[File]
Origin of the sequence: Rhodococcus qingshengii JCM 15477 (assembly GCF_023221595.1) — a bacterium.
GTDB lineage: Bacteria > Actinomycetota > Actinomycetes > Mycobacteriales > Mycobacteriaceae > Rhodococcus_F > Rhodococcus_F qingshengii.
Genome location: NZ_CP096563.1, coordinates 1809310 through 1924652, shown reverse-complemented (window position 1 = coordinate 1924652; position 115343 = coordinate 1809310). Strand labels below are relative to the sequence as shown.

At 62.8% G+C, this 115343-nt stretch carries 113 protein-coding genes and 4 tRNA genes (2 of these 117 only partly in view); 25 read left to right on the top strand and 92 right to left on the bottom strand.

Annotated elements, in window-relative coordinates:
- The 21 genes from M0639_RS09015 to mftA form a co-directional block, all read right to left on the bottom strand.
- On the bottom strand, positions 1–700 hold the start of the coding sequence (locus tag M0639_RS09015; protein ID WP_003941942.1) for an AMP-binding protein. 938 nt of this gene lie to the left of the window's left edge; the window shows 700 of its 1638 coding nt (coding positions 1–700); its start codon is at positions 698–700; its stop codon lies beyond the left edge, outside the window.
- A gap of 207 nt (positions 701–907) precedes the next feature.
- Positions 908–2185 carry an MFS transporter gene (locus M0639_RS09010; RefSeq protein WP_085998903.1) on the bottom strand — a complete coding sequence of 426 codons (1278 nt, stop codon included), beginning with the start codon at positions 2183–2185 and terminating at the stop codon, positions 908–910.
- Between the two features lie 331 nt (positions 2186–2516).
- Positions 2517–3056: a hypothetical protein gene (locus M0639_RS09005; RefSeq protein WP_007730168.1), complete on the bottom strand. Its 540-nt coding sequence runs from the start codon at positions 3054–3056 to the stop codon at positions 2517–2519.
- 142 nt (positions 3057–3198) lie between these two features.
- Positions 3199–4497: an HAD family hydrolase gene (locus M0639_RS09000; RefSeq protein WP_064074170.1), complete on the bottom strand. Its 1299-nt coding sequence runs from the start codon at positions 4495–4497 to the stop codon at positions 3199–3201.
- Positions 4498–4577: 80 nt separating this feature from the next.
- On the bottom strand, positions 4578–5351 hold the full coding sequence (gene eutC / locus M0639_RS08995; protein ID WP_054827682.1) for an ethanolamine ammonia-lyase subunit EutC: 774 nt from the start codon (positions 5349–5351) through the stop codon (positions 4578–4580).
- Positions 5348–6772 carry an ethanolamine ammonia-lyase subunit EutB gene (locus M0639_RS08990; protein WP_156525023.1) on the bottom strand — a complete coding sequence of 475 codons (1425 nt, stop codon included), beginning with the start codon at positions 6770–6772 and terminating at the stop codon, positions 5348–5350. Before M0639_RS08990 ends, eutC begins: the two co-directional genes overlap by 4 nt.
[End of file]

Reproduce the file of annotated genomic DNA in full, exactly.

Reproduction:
Origin of the sequence: Rhodococcus qingshengii JCM 15477 (assembly GCF_023221595.1) — a bacterium.
GTDB lineage: Bacteria > Actinomycetota > Actinomycetes > Mycobacteriales > Mycobacteriaceae > Rhodococcus_F > Rhodococcus_F qingshengii.
Genome location: NZ_CP096563.1, coordinates 1809310 through 1924652, shown reverse-complemented (window position 1 = coordinate 1924652; position 115343 = coordinate 1809310). Strand labels below are relative to the sequence as shown.

At 62.8% G+C, this 115343-nt stretch carries 113 protein-coding genes and 4 tRNA genes (2 of these 117 only partly in view); 25 read left to right on the top strand and 92 right to left on the bottom strand.

Annotated elements, in window-relative coordinates:
- The 21 genes from M0639_RS09015 to mftA form a co-directional block, all read right to left on the bottom strand.
- On the bottom strand, positions 1–700 hold the start of the coding sequence (locus tag M0639_RS09015; protein ID WP_003941942.1) for an AMP-binding protein. 938 nt of this gene lie to the left of the window's left edge; the window shows 700 of its 1638 coding nt (coding positions 1–700); its start codon is at positions 698–700; its stop codon lies beyond the left edge, outside the window.
- A gap of 207 nt (positions 701–907) precedes the next feature.
- Positions 908–2185 carry an MFS transporter gene (locus M0639_RS09010; RefSeq protein WP_085998903.1) on the bottom strand — a complete coding sequence of 426 codons (1278 nt, stop codon included), beginning with the start codon at positions 2183–2185 and terminating at the stop codon, positions 908–910.
- Between the two features lie 331 nt (positions 2186–2516).
- Positions 2517–3056: a hypothetical protein gene (locus M0639_RS09005; RefSeq protein WP_007730168.1), complete on the bottom strand. Its 540-nt coding sequence runs from the start codon at positions 3054–3056 to the stop codon at positions 2517–2519.
- 142 nt (positions 3057–3198) lie between these two features.
- Positions 3199–4497: an HAD family hydrolase gene (locus M0639_RS09000; RefSeq protein WP_064074170.1), complete on the bottom strand. Its 1299-nt coding sequence runs from the start codon at positions 4495–4497 to the stop codon at positions 3199–3201.
- Positions 4498–4577: 80 nt separating this feature from the next.
- On the bottom strand, positions 4578–5351 hold the full coding sequence (gene eutC / locus M0639_RS08995; protein ID WP_054827682.1) for an ethanolamine ammonia-lyase subunit EutC: 774 nt from the start codon (positions 5349–5351) through the stop codon (positions 4578–4580).
- Positions 5348–6772 carry an ethanolamine ammonia-lyase subunit EutB gene (locus M0639_RS08990; protein WP_156525023.1) on the bottom strand — a complete coding sequence of 475 codons (1425 nt, stop codon included), beginning with the start codon at positions 6770–6772 and terminating at the stop codon, positions 5348–5350. Before M0639_RS08990 ends, eutC begins: the two co-directional genes overlap by 4 nt.